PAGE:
During periods of fasting, brain cells responsible for stimulating the appetite make sure that you stay hungry. Now, a new study of mice reported in the January issue of the journal Cell Metabolism, published by Cell Press, reveals the complex series of molecular events that keep those neurons active.
The researchers revealed a link between active thyroid hormone in the brain and increases in an "uncoupling" protein (UCP2) that boosts the number of power-generating mitochondria in neurons that drive hunger. The increase in mitochondria, in turn, allows the brain's hunger center to remain active when periods of food scarcity result in a "negative energy balance," said Sabrina Diano of Yale University School of Medicine, who led the study.
Indeed, the researchers found, animals lacking either UCP2 or an enzyme that stimulates thyroid hormone's production ate less than normal after a period of food deprivation.
"This shows the key importance of UCP in the brain and its effect on neuronal activity," Diano said. "It's how neurons 'learn' that food is missing, and it keeps them ready to eat when food is introduced."
A drug that targets this mechanism would make fasting much easier.
Appetite-stimulating neurons get more mitochondria made in them. Those mitochondria produce more energy molecules that drive the appetite-stimulating neurons to send out more signals to produce a stronger desire to eat.
Now, the researchers found that support cells in the hypothalamus producing an enzyme that catalyzes active thyroid hormone production are side by side with appetite-stimulating neurons that express UCP2. In mice that were fasted for 24 hours, the arcuate nucleus showed an increase in the "DII" enzyme's activity and local thyroid production, in parallel with increased UCP2 activity.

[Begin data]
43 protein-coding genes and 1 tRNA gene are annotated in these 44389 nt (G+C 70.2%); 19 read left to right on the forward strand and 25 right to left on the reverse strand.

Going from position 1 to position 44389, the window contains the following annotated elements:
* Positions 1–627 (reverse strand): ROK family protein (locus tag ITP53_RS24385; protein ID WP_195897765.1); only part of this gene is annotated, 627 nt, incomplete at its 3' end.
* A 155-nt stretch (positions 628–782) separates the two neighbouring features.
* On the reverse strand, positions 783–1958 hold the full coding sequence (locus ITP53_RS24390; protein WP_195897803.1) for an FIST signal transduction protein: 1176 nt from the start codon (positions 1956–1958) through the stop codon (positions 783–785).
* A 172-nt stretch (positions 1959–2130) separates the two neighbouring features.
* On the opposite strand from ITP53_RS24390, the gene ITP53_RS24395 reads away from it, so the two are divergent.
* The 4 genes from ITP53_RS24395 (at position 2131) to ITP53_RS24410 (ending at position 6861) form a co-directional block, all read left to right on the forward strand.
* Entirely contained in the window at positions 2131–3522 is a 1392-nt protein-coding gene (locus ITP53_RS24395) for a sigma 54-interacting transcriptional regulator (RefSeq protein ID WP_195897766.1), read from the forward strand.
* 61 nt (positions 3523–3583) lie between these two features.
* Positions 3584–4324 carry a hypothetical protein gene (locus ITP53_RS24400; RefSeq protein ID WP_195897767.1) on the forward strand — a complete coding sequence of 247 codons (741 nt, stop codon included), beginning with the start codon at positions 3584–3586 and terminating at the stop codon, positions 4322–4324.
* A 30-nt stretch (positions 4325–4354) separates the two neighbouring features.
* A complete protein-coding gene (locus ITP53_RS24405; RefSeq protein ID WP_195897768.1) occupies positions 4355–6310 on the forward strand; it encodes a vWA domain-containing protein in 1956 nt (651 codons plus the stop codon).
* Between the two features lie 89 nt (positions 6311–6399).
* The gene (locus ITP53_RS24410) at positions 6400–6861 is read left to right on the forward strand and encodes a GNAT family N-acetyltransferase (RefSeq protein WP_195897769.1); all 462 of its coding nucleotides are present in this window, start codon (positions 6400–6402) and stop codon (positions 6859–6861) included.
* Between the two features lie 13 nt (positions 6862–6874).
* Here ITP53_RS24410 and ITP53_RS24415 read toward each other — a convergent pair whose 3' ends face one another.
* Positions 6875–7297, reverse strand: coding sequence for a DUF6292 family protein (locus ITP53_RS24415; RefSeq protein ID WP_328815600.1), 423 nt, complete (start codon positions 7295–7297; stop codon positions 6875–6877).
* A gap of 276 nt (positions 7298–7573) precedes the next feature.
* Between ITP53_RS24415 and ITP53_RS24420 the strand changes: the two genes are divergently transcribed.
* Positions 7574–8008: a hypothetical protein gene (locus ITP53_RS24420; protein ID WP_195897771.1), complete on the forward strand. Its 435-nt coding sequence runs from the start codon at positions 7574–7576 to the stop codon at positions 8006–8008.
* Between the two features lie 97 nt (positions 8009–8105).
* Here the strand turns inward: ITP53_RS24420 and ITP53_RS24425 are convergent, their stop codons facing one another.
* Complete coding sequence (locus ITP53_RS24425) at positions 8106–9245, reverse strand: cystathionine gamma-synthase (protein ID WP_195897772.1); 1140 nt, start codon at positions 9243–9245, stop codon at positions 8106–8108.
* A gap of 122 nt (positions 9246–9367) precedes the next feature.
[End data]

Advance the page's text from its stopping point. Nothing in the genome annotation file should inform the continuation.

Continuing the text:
This fasting-induced, T3-mediated UCP2 activation resulted in mitochondrial proliferation in the neurons, an event that was critical for the brain cells' increased excitability and consequent rebound feeding by the animals following food deprivation.
"Our results indicate that this mechanism is critical in sustaining an increased firing rate in these [hunger-stimulating] cells so that appetite remains elevated during fasting," Diano's group concluded. "Overall, our study provides strong evidence for an interplay between local T3 production and UCP2 during fasting and reveals a central thermogenic-like mechanism in the regulation of food intake."
Strong genetically driven mechanisms to make us eat are the product of selective pressures going back millions of years. Food shortages were a very common problem. Hence we have neural mechanisms that make us eat too much in an era of plenty. We need to develop biotechnologies that let us control our instincts for food.
|Share |||Randall Parker, 2007 January 16 09:47 PM Brain Appetite|